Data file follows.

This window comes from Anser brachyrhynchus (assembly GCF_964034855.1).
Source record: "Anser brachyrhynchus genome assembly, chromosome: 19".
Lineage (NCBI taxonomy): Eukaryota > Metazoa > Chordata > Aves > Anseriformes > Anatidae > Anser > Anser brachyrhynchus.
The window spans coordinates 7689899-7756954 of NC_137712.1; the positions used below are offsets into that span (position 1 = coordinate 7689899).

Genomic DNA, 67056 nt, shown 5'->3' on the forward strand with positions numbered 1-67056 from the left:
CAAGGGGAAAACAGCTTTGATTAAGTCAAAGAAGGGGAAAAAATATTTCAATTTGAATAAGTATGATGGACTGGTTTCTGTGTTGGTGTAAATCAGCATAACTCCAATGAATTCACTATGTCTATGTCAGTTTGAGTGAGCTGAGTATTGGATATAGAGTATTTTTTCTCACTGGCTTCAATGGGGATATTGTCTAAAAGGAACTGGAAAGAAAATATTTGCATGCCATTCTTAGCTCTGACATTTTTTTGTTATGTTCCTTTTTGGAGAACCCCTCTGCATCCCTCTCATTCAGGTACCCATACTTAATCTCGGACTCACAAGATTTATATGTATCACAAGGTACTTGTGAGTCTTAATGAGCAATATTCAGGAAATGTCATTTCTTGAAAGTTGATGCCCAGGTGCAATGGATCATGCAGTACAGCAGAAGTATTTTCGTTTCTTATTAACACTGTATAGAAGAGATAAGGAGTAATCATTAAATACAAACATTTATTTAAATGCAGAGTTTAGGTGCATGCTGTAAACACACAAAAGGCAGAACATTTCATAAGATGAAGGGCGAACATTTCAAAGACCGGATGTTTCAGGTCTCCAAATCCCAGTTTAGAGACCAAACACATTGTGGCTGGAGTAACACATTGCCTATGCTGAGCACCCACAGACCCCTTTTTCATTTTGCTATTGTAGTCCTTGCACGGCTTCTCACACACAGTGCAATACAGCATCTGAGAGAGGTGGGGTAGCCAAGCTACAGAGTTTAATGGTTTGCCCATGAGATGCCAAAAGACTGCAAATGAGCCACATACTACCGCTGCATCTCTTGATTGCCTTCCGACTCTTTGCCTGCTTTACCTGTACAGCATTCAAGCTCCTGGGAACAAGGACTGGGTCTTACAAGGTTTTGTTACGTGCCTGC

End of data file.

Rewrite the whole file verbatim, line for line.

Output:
This window comes from Anser brachyrhynchus (assembly GCF_964034855.1).
Source record: "Anser brachyrhynchus genome assembly, chromosome: 19".
Lineage (NCBI taxonomy): Eukaryota > Metazoa > Chordata > Aves > Anseriformes > Anatidae > Anser > Anser brachyrhynchus.
The window spans coordinates 7689899-7756954 of NC_137712.1; the positions used below are offsets into that span (position 1 = coordinate 7689899).

Genomic DNA, 67056 nt, shown 5'->3' on the forward strand with positions numbered 1-67056 from the left:
CAAGGGGAAAACAGCTTTGATTAAGTCAAAGAAGGGGAAAAAATATTTCAATTTGAATAAGTATGATGGACTGGTTTCTGTGTTGGTGTAAATCAGCATAACTCCAATGAATTCACTATGTCTATGTCAGTTTGAGTGAGCTGAGTATTGGATATAGAGTATTTTTTCTCACTGGCTTCAATGGGGATATTGTCTAAAAGGAACTGGAAAGAAAATATTTGCATGCCATTCTTAGCTCTGACATTTTTTTGTTATGTTCCTTTTTGGAGAACCCCTCTGCATCCCTCTCATTCAGGTACCCATACTTAATCTCGGACTCACAAGATTTATATGTATCACAAGGTACTTGTGAGTCTTAATGAGCAATATTCAGGAAATGTCATTTCTTGAAAGTTGATGCCCAGGTGCAATGGATCATGCAGTACAGCAGAAGTATTTTCGTTTCTTATTAACACTGTATAGAAGAGATAAGGAGTAATCATTAAATACAAACATTTATTTAAATGCAGAGTTTAGGTGCATGCTGTAAACACACAAAAGGCAGAACATTTCATAAGATGAAGGGCGAACATTTCAAAGACCGGATGTTTCAGGTCTCCAAATCCCAGTTTAGAGACCAAACACATTGTGGCTGGAGTAACACATTGCCTATGCTGAGCACCCACAGACCCCTTTTTCATTTTGCTATTGTAGTCCTTGCACGGCTTCTCACACACAGTGCAATACAGCATCTGAGAGAGGTGGGGTAGCCAAGCTACAGAGTTTAATGGTTTGCCCATGAGATGCCAAAAGACTGCAAATGAGCCACATACTACCGCTGCATCTCTTGATTGCCTTCCGACTCTTTGCCTGCTTTACCTGTACAGCATTCAAGCTCCTGGGAACAAGGACTGGGTCTTACAAGGTTTTGTTACGTGCCTGC